cost. Since they have no (or minimal) filter capacitor after the
rectifier, the phase control "passes through" the device.
       Another approach (we did a 72 channel DC dimmer this way) is to have a
big 12V transformer running off the line. Full wave rectify the
secondary, grounding the negative side of the bridge output. Run the
positive side through the loads to FETs to ground. The FET gates can be
directly driven with a phase control signal (from a PIC or other phase
control generation circuitry). This approach is nice in that the FETs do
not have to deal with a negative voltage on the drain (as they would if
we were to phase control the AC directly). Phase control of AC would
either require two FETs, two IGBTs, two SCRs, or a single triac.
Rectifying the power early saves us from this hassle. Also, the lack of
filtering on the output of the rectifier makes it so standard dimmer
curves still work (it's still a sine wave, but the negative half is
switched back up to the positive side). We also avoid the cost and space
requirements of a large capacitor to filter the DC to handle the lamp
loads. Finally, the RDSon of the FETS is very low, so minimal heat
sinking is required. The only real voltage drop (thus requiring heat
sinking) is in the bridge rectifier. You can reduce this drop by using a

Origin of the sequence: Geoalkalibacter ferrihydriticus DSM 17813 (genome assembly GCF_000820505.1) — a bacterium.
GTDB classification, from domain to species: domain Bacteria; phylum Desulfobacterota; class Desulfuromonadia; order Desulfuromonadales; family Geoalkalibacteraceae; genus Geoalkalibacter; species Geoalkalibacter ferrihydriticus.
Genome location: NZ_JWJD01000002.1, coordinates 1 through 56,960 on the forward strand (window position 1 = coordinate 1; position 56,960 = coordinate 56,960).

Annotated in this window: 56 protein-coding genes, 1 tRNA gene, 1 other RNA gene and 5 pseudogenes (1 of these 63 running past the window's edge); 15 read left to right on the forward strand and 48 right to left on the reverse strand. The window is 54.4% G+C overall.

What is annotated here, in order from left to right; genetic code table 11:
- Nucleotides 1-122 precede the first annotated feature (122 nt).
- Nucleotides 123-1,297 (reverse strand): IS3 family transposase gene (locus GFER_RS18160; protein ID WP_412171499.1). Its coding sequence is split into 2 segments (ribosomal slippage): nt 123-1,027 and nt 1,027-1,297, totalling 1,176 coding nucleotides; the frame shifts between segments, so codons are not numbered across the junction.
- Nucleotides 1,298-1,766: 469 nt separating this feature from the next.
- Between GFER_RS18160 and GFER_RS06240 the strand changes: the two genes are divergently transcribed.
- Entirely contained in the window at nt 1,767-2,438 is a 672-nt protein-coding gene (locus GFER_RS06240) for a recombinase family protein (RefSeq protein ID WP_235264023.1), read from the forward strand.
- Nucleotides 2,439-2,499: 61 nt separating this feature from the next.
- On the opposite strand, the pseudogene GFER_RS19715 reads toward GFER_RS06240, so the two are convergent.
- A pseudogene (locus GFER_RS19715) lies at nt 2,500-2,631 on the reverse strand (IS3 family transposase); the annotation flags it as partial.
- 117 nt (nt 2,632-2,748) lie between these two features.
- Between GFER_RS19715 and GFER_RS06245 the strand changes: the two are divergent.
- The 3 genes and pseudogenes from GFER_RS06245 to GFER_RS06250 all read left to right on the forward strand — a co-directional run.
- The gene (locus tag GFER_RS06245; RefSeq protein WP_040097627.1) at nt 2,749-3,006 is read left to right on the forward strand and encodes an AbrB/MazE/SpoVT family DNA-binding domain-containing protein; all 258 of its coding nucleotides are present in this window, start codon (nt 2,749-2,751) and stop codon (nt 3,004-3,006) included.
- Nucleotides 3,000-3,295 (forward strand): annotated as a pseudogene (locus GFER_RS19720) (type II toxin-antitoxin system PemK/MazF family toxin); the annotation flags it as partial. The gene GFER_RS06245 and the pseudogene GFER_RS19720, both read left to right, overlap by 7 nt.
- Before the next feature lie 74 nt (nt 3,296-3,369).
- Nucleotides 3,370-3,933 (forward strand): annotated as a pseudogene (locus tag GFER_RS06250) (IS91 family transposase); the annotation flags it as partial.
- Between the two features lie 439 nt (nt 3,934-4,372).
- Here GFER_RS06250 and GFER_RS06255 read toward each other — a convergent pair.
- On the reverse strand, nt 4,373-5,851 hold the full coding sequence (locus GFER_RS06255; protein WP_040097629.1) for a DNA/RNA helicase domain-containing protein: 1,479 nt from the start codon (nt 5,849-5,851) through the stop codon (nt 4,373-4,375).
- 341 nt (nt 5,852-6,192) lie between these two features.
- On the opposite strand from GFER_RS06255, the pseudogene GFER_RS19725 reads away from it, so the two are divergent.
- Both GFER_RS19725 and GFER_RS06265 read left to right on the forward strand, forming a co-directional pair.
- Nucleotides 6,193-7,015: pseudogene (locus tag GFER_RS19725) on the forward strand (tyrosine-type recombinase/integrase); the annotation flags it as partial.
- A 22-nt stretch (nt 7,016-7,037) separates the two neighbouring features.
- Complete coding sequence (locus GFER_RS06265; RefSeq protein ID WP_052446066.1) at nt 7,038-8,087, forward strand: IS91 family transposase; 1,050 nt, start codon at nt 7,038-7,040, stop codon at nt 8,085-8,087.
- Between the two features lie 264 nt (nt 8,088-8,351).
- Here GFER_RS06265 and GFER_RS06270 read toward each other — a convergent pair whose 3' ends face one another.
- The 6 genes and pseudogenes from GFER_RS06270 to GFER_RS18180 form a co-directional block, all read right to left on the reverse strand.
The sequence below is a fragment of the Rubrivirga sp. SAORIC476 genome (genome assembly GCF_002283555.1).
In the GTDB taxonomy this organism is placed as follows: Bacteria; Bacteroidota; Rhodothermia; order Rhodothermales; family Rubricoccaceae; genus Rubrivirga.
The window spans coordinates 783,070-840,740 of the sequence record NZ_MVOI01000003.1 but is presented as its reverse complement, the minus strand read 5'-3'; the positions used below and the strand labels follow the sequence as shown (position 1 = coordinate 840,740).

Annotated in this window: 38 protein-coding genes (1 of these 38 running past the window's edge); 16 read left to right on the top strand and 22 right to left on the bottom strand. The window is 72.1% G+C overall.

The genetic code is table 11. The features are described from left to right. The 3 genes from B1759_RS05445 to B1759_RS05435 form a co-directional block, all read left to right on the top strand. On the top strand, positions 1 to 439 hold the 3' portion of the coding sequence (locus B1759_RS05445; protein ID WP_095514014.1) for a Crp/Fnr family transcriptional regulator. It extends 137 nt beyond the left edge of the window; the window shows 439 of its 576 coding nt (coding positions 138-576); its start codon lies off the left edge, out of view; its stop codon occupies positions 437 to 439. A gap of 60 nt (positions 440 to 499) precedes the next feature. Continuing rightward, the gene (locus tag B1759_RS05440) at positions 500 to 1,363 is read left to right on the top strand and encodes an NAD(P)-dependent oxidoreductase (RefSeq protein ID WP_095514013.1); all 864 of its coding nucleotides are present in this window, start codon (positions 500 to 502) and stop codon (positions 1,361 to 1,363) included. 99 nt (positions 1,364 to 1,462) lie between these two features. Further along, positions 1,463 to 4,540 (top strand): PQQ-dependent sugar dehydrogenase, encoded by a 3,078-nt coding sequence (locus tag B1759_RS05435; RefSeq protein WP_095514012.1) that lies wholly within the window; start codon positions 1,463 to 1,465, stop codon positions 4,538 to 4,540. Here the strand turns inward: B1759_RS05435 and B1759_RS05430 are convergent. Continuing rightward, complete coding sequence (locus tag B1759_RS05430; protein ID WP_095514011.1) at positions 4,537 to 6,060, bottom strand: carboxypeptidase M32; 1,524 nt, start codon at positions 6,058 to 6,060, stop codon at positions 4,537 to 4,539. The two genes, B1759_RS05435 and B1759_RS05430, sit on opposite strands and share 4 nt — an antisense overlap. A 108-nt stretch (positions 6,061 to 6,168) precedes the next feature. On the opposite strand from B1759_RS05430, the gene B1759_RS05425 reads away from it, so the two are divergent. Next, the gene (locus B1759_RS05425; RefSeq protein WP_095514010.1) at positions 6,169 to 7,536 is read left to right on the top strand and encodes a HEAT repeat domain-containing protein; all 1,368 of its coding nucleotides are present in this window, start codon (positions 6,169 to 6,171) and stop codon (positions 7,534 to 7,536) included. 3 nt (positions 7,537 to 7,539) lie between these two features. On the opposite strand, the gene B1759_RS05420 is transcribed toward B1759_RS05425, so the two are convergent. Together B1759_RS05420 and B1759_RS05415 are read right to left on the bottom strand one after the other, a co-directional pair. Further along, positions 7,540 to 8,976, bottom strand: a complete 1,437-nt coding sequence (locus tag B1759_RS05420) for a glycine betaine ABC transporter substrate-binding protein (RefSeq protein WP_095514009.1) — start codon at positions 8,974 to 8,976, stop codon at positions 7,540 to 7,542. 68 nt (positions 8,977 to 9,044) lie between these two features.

center tapped transformer and two diodes (instead of the four). We used a
12V 50A secondary toroid transformer driving a bridge rectifier module in
our 72 channel dimmer.
       I have not done anything with reverse phase control, since most of our
circuits use triacs or SSRs. I have not seen any economical method to
move away from triacs or SSRs in higher power circuits. Using FETs or
IGBTs in AC circuits requires two per channel along diodes to steer the
current to the appropriate device. Coming up with isolated gate drive
also seems to be a problem. By the time you add the steering diodes to an
FET circuit, the voltage drop approaches that of a triac, so we don't get
any efficiency gain by going to the more complex circuitry. IGBTs have an
even higher voltage drop. I tend to look at them as like a Darlington
pair with the first transistor being a FET. Turning on the FET shorts the
base to the collector. However, since it takes 700mV to turn on the base,
the collector cannot drop below 700mV, while the saturation voltage on a
BJT is down in the 300mV area. If we just used a FET, we'd be dealing
with RDSon instead of the saturation voltage, and have higher efficiency
due to the lower voltage drop.

Harold

FCC Rules Online at http://hallikainen.com/FccRules
Lighting control for theatre and television at http://www.dovesystems.com

________________________________________________________________
GET INTERNET ACCESS FROM JUNO!
Juno offers FREE or PREMIUM Internet access for less!
Join Juno today!  For your FREE software, visit:
dl.http://www.juno.com/get/web/.

--
http://www.piclist.com hint: To leave the PICList
EraseMEpiclist-unsubscribe-requestspam_OUTspamTakeThisOuTmitvma.mit.edu


More... (looser matching)
- Last day of these posts
- In 2001 , 2002 only
- Today
- New search...